Oxford City and County Councils will ban petrol and diesel vehicles from the city centre under new measures designed to dramatically decrease the city’s carbon emissions.

The city centre currently has illegal levels of nitrogen dioxide in its air, which contributes to diseases including cancer, asthma, stroke and heart disease.

[Read more: What will the city of tomorrow look like?]

The plan will be enacted in stages, starting with just six streets in the city centre banning non-zero emission cars in 2020. By 2025 another eight streets will be added, including Oxford’s busiest road, George Street.

From 2035 a host of other streets will be added in a move that the council says could reduce nitrogen dioxide levels by up to 75% in the Zero Emission Zone.

[Read more: Do you live in a 'Smart City'?]

“Toxic and illegal air pollution in the city centre is damaging the health of Oxford’s residents. A step change is urgently needed; the Zero Emission Zone is that step change,” said Councillor John Tanner of Oxford City Council.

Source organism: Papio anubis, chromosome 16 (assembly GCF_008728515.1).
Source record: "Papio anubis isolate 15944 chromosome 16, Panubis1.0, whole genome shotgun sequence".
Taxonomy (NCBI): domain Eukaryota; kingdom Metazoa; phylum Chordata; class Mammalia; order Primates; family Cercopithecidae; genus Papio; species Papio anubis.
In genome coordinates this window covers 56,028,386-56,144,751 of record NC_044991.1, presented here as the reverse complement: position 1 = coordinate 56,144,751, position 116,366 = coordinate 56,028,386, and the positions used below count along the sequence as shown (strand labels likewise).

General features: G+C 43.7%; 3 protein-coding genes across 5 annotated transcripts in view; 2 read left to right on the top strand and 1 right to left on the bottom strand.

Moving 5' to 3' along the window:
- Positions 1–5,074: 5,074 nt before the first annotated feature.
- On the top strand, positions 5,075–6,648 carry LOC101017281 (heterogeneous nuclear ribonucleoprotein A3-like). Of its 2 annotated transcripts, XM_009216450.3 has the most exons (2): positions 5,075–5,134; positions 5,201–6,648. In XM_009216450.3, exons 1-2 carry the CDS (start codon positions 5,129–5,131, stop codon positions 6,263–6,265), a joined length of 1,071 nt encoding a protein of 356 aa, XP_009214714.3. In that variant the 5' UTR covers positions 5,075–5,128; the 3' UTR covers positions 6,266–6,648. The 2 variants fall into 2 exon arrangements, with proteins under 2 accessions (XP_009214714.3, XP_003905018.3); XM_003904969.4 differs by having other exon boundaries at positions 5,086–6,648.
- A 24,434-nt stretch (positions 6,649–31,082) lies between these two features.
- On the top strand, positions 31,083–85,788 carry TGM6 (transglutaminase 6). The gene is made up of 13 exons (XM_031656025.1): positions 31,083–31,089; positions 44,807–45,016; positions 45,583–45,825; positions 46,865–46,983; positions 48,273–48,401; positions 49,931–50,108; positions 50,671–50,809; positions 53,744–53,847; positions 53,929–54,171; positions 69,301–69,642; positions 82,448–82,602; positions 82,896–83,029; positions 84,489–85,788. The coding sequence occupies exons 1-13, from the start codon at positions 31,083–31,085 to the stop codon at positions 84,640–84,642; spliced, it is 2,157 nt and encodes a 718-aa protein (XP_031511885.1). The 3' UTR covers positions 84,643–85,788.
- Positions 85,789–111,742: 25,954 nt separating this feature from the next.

“All of us who drive or use petrol or diesel vehicles through Oxford are contributing to the city’s toxic air. Everyone needs to do their bit – from national Government and local authorities, to businesses and residents – to end this public health emergency.”

The Councils are taking other measures to help residents and visitors lower emissions. They have won £500,000 of Government funding to install charging points for electric taxis and £800,000 of Government funding to install 100 electric vehicle charging points for Oxford residents to support the implementation of the Zero Emission Zone.

The City and County Council will be holding a six-week consultation period with the public and businesses on how the plans will be implemented. It says the plans are also dependent on strides forward in technology making the proposals practical.

[Read more: Sadiq Khan to turn London into ‘world’s leading smart city’]